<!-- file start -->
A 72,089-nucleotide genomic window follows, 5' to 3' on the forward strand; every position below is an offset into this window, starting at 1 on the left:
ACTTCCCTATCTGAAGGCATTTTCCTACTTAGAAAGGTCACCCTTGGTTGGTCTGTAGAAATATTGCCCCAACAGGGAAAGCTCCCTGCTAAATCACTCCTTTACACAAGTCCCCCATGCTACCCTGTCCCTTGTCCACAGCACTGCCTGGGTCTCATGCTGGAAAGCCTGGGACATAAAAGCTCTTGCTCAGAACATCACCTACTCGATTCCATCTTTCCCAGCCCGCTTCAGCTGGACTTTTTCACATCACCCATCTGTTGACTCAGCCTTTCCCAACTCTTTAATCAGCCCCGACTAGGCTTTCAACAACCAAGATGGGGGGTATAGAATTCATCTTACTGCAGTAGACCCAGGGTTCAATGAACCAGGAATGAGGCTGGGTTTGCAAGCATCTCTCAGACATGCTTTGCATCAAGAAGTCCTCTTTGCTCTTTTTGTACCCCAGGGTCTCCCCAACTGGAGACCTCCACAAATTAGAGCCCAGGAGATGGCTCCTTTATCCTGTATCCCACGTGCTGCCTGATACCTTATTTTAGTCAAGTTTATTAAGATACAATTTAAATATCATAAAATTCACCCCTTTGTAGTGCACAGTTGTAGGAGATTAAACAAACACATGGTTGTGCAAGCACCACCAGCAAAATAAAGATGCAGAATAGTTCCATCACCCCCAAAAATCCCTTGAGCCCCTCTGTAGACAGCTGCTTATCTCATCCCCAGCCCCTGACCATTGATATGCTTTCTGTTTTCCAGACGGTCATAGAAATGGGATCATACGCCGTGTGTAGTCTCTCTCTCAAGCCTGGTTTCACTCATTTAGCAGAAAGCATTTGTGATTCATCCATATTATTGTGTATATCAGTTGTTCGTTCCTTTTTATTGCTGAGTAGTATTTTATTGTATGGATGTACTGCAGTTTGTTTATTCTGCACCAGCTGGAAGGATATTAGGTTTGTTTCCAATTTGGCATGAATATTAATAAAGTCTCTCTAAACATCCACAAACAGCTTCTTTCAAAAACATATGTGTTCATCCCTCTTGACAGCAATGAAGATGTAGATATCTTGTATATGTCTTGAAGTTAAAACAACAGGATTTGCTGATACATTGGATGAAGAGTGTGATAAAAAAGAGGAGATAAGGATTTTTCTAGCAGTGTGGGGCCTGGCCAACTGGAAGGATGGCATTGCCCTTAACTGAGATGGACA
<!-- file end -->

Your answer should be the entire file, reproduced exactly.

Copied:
A 72,089-nucleotide genomic window follows, 5' to 3' on the forward strand; every position below is an offset into this window, starting at 1 on the left:
ACTTCCCTATCTGAAGGCATTTTCCTACTTAGAAAGGTCACCCTTGGTTGGTCTGTAGAAATATTGCCCCAACAGGGAAAGCTCCCTGCTAAATCACTCCTTTACACAAGTCCCCCATGCTACCCTGTCCCTTGTCCACAGCACTGCCTGGGTCTCATGCTGGAAAGCCTGGGACATAAAAGCTCTTGCTCAGAACATCACCTACTCGATTCCATCTTTCCCAGCCCGCTTCAGCTGGACTTTTTCACATCACCCATCTGTTGACTCAGCCTTTCCCAACTCTTTAATCAGCCCCGACTAGGCTTTCAACAACCAAGATGGGGGGTATAGAATTCATCTTACTGCAGTAGACCCAGGGTTCAATGAACCAGGAATGAGGCTGGGTTTGCAAGCATCTCTCAGACATGCTTTGCATCAAGAAGTCCTCTTTGCTCTTTTTGTACCCCAGGGTCTCCCCAACTGGAGACCTCCACAAATTAGAGCCCAGGAGATGGCTCCTTTATCCTGTATCCCACGTGCTGCCTGATACCTTATTTTAGTCAAGTTTATTAAGATACAATTTAAATATCATAAAATTCACCCCTTTGTAGTGCACAGTTGTAGGAGATTAAACAAACACATGGTTGTGCAAGCACCACCAGCAAAATAAAGATGCAGAATAGTTCCATCACCCCCAAAAATCCCTTGAGCCCCTCTGTAGACAGCTGCTTATCTCATCCCCAGCCCCTGACCATTGATATGCTTTCTGTTTTCCAGACGGTCATAGAAATGGGATCATACGCCGTGTGTAGTCTCTCTCTCAAGCCTGGTTTCACTCATTTAGCAGAAAGCATTTGTGATTCATCCATATTATTGTGTATATCAGTTGTTCGTTCCTTTTTATTGCTGAGTAGTATTTTATTGTATGGATGTACTGCAGTTTGTTTATTCTGCACCAGCTGGAAGGATATTAGGTTTGTTTCCAATTTGGCATGAATATTAATAAAGTCTCTCTAAACATCCACAAACAGCTTCTTTCAAAAACATATGTGTTCATCCCTCTTGACAGCAATGAAGATGTAGATATCTTGTATATGTCTTGAAGTTAAAACAACAGGATTTGCTGATACATTGGATGAAGAGTGTGATAAAAAAGAGGAGATAAGGATTTTTCTAGCAGTGTGGGGCCTGGCCAACTGGAAGGATGGCATTGCCCTTAACTGAGATGGACA